For in vivo studies using animal models, Akerman et al. (2002) linked QDs with peptide ligands that were specific for murine lung cells. After injection of the QD-peptide construct through the tail vein of a mouse, the animal was sacrificed and its tissue was examined. The QDs were found to localize specifically in the lungs. This result was reinforced by similar experiments targeting blood and lymphatic vessels in tumors. Furthermore, PEG molecules (MW = 5000) on the surface improved circulation time and enabled the QD probe to evade the RES (reticuloendothelial system), which is the body's foreign particle filtration system. One step further, Dubertret et al. (2002) developed a more robust coating and demonstrated the biocompatibility and lack of toxicity for QD probes under in vivo conditions. A phospholipids-PEG block copolymer coating was used to stabilize the dots in an aqueous environment and render them biocompatible. The coated QDs were then injected into Xenopus embryos, which were used due to their sensitivity to toxicity and because small cellular disturbances could be revealed in biological phenotypes. Surprisingly, even when injected with 2 billion QDs per cell, the embryos showed little change in phenotype, although abnormal traits were evident at concentrations above 5 billion QDs per cell.

In a recent paper, Gao et al. (2004) reported in vivo cancer imaging and targeting with a new class of bioconjugated quantum dots. Antibodies specific to a prostate cancer marker called PSMA were conjugated to QDs coated with a PEGylated ABC triblock copolymer. The probes were injected into nude mice implanted with human prostate cancer cells and in vivo imaging was performed. The results showed QDs accumulated specifically at the implanted tumor site as shown in Figure 4.8. Due to high autofluorescence from the mouse skin, a spectral unmixing algorithm was applied to subtract the background fluorescence. This would not be necessary if NIR QDs are used because autofluorescence emission has been shown to taper off at ~800 nm and NIR spectral region lies in the range 700-900 nm. To that effect, another paper reported the use of NIR QDs for sentinel lymph node mapping (Kim et al., 2004). By injecting NIR QDs into pigs and mice and then imaging with an NIR imaging setup, a surgeon was able to identify the lymph node without interference from autofluorescence. Although this paper marks the first in vivo application of NIR QDs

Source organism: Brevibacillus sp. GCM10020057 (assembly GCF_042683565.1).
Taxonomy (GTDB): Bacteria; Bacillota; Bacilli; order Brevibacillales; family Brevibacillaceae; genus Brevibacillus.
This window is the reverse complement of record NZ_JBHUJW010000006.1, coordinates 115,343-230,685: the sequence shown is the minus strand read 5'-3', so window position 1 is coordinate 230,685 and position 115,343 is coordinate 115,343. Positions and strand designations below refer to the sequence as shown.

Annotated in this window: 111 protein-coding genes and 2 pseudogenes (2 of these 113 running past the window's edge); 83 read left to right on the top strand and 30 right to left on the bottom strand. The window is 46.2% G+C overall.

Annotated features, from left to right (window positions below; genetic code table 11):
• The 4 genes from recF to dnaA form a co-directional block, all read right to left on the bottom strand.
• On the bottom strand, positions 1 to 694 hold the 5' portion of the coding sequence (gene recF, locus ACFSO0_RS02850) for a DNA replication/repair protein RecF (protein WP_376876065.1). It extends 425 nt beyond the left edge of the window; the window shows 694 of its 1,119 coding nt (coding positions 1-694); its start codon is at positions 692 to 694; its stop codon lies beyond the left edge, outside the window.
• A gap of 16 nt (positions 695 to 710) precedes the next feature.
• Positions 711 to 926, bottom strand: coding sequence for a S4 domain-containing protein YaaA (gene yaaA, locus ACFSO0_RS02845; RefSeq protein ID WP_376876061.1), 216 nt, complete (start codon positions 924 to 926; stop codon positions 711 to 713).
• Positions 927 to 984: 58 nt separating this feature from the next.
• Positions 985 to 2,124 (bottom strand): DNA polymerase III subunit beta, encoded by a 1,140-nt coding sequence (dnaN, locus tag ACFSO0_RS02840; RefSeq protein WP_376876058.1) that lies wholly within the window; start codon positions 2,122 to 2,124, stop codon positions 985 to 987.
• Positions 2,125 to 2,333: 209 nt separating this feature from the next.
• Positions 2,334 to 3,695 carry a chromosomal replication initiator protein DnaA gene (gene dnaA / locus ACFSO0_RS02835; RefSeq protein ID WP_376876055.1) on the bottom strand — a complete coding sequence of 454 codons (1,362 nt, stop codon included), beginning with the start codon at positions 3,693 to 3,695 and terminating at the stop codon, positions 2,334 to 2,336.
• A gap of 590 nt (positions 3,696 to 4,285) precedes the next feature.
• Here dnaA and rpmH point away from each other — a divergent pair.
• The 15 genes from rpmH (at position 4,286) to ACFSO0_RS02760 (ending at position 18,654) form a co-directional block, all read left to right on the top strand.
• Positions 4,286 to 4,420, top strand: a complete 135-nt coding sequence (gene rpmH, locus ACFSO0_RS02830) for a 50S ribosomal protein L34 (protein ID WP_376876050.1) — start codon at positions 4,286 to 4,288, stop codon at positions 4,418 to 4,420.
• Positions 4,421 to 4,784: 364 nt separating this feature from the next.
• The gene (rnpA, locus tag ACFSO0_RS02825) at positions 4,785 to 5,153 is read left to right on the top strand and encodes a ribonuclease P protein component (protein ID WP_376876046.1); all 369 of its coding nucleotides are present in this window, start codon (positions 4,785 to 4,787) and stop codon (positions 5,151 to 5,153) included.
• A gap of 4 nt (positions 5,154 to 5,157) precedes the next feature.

Mouse QD-COOH

Mouse QD-PEG

Mouse QD-PSMA

True-color fluorescent images

Spectral unmixing

Mouse QD-COOH

Mouse QD-PEG

Mouse QD-PSMA

True-color fluorescent images

Spectral unmixing